Growing momentum for 'Brexit' has been underlined by a new pair of polls giving a six-point lead for the Leave campaign.
Both phone and online Guardian/ICM surveys reported the same gap - up from 4% two weeks ago.
Leave now enjoys a 53%-47% advantage, once “don’t knows” are stripped out of the results, according to the research conducted over the weekend.
The findings are a body blow to David Cameron, George Osborne and the Labour Party, all of whom were hoping they could regain the initiative this week after a series of polls showing 'Brexit' could become a reality.
After months of being in the lead, the 'Remain' campaign have been forced onto the defensive as public opinion appears to have narrowed as the June 23 EU referendum nears.
Vote Leave, the official leave campaign, have pushed immigration hard as an issue, with the threat of Turkey joining the EU a key 'cut-through' message with voters in both Labour heartlands and Tory shires.
Prof John Curtice of Strathclyde University pointed out that after the new ICM data, the running average “poll of polls” would stand at 52% for leave and 48% for remain - the first time the Brexit camp has had such a consistent lead.
The ICM/Guardian poll showed that the gap between the Tories and Labour had also narrowed to just one point.
Jeremy Corbyn's Labour has gone up one point to 33%, while the Conservatives have dropped two to 34%, possibly as a result of Tory in-fighting over Brexit.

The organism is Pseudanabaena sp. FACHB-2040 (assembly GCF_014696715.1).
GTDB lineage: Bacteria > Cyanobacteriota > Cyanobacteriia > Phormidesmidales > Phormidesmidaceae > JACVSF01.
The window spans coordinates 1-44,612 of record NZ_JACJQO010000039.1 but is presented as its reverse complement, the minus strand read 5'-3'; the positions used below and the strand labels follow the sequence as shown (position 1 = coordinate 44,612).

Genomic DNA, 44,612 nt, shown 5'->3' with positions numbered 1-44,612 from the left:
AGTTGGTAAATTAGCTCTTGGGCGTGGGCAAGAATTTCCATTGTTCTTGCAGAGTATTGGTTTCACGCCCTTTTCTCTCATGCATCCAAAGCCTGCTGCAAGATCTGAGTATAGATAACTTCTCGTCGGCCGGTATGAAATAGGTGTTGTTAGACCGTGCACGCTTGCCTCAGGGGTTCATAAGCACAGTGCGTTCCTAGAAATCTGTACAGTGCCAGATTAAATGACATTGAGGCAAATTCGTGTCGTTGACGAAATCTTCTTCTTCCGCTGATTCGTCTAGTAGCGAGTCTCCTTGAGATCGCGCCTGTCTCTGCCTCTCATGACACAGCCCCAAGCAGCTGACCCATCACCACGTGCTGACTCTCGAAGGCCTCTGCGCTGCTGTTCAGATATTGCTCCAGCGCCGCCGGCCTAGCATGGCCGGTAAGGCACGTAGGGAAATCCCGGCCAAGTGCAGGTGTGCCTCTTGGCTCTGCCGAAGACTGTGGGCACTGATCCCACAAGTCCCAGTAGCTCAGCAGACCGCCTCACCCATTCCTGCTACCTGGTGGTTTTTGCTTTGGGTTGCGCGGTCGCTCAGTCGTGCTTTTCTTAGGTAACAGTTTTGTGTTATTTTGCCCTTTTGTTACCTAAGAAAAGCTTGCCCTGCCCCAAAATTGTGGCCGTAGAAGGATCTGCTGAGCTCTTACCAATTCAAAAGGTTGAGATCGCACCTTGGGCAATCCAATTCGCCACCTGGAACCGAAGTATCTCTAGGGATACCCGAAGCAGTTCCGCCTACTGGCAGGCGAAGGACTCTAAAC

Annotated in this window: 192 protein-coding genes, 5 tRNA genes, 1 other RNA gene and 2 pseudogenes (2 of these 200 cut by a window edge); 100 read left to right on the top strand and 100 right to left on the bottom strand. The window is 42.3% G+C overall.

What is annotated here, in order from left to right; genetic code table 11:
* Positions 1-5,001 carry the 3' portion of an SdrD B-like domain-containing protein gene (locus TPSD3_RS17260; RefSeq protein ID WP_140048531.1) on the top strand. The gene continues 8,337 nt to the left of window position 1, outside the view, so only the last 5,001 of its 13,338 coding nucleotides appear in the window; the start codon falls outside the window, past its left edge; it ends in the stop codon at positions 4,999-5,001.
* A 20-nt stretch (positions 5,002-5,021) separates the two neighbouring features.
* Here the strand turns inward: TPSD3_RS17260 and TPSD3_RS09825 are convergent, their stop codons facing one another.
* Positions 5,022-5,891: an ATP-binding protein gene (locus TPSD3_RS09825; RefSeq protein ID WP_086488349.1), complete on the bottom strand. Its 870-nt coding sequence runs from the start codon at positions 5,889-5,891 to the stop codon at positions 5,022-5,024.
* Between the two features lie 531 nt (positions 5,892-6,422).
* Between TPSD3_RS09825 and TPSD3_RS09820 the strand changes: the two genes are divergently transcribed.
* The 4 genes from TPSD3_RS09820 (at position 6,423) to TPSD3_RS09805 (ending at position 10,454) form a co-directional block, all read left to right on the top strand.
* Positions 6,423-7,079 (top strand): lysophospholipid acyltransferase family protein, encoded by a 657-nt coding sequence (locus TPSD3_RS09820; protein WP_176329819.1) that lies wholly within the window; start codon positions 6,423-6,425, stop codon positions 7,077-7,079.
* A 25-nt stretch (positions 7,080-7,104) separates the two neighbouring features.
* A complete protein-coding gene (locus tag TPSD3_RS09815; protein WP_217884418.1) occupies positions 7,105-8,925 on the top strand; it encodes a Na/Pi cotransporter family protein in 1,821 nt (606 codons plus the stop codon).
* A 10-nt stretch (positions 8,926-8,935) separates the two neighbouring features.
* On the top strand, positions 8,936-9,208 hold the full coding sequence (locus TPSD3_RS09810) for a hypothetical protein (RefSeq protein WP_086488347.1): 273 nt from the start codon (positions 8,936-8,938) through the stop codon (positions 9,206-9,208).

What's new about the ICM poll is that both phone and online surveys appear to be reporting similar results.
For months, No10 and Labour HQ took heart from the fact that while internet polls were pointing to a close race, more traditional phone polls tended to show a double-digit lead for Remain.
But the first jitters began a fortnight ago when ICM reported for the first time that leave had taken its first ever lead in one of its phone polls.
The HuffPost Polls average shows that the gap between Leave and Remain has been narrowing in recent weeks .
City jitters over the possibility of Brexit have led to falls in sterling in recent weeks.
Even a rumour of today's ICM poll showing a lead for Remain - a rumour that proved to be based on a previous poll - caused a rise in sterling.
The pound fell to its lowest level since April on Friday after one poll suggested that the “Leave” campaign was 10 points ahead.
Prof Curtice said: "These results are consistent with the generality of numbers over the last couple of weeks, in which there has been some weakening in the remain position.
"It was already plain that this race was far closer than the prime minister intended, and he must now be feeling discomfort at the thought that the outcome really could be in doubt."
Labour insiders have repeatedly called on Corbyn to show more passion for the Labour In campaign, while some Tories have questioned Cameron's 'Project Fear' tactics and his decision not to debate Boris Johnson head-to-head.
ICM Unlimited interviewed a random sample of 1000 adults by telephone on 10-13th June 2016. ICM separately interviewed 2,001 adults aged 18+ online on 10-13th June 2016. In both cases, interviews were conducted across the country and the results have been weighted to the profile of all adults. ICM is a member of the British Polling Council and abides by its rules.
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